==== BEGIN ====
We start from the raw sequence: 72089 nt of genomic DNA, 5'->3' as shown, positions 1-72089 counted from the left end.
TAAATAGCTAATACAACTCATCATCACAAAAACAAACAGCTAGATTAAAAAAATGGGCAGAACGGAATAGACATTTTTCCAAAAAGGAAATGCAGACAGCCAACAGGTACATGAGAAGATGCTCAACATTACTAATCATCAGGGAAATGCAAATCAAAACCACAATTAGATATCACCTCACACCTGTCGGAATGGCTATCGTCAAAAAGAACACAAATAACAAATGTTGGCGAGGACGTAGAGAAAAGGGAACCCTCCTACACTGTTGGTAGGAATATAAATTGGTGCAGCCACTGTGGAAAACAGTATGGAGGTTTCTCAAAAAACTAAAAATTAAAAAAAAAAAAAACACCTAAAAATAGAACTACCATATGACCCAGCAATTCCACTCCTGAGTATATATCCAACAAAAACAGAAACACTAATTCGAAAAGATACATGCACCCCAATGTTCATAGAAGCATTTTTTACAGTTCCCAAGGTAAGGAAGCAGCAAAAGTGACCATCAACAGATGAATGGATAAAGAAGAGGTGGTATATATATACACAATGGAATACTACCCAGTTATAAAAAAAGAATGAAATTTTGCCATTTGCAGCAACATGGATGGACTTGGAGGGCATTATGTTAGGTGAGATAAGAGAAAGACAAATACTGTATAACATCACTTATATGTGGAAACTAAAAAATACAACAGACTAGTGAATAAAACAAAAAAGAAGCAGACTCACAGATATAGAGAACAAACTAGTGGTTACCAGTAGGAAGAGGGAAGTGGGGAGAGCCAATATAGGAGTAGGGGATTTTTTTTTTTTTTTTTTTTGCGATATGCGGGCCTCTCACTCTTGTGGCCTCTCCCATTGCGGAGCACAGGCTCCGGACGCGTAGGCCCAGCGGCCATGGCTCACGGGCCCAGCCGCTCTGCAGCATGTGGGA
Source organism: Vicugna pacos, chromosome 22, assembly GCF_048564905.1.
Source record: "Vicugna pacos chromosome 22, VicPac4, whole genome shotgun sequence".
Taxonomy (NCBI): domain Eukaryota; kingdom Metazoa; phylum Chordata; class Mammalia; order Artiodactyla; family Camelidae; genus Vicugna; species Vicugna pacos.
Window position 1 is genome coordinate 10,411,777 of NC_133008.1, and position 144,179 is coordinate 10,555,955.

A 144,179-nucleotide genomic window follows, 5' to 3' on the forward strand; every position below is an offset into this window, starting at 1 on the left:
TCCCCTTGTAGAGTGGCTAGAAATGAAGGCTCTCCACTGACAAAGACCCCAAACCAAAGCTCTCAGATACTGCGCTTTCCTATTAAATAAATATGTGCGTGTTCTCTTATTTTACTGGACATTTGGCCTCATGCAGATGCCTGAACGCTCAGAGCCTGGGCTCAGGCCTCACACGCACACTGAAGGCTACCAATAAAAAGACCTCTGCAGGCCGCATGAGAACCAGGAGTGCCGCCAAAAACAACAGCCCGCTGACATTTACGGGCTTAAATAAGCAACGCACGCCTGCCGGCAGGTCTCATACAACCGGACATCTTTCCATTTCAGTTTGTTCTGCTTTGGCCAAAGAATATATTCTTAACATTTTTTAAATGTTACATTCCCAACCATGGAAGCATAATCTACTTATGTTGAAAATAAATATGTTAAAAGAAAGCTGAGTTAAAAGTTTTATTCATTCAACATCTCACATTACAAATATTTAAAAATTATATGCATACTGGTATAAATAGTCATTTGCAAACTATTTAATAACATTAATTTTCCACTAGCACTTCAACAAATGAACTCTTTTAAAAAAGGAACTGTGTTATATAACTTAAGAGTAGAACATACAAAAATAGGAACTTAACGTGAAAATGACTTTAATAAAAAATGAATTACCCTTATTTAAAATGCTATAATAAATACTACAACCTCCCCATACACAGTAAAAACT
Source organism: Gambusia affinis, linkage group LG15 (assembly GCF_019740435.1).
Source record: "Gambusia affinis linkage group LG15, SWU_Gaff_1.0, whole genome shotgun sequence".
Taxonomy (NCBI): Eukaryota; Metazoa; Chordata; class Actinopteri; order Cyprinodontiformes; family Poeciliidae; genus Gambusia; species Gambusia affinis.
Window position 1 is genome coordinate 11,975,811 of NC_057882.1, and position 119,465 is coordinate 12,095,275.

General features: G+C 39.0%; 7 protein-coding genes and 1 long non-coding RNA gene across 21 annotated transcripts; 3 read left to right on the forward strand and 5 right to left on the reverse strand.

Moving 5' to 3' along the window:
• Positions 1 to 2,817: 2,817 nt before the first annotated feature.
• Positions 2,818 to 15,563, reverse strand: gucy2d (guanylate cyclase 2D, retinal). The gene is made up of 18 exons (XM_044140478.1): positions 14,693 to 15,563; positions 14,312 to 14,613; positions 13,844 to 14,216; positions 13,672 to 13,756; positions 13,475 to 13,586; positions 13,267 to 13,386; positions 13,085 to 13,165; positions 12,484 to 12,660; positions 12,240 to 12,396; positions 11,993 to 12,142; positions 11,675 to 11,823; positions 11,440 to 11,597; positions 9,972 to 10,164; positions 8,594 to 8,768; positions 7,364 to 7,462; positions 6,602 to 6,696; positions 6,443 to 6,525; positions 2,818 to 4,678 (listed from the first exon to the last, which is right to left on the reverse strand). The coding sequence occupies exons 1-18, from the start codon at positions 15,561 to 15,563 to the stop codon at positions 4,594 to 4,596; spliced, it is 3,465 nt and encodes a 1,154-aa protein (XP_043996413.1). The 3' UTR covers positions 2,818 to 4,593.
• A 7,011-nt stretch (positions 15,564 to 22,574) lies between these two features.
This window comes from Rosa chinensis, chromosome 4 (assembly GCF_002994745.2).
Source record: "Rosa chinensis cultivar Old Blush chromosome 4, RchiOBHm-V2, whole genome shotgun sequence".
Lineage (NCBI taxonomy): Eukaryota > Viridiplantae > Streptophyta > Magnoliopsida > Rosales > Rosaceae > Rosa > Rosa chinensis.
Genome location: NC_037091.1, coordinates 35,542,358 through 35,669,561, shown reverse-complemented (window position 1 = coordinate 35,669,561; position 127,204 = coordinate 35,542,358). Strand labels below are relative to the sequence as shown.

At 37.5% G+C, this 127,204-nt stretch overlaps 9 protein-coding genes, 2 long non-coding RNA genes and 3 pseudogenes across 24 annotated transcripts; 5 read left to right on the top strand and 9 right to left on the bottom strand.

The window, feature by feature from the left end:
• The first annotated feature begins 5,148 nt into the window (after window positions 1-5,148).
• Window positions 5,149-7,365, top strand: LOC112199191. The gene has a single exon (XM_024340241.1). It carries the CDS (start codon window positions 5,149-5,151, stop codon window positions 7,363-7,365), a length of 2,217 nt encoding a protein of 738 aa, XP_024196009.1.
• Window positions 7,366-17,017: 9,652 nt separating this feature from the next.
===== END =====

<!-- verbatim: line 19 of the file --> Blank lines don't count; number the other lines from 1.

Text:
Source record: "Rosa chinensis cultivar Old Blush chromosome 4, RchiOBHm-V2, whole genome shotgun sequence".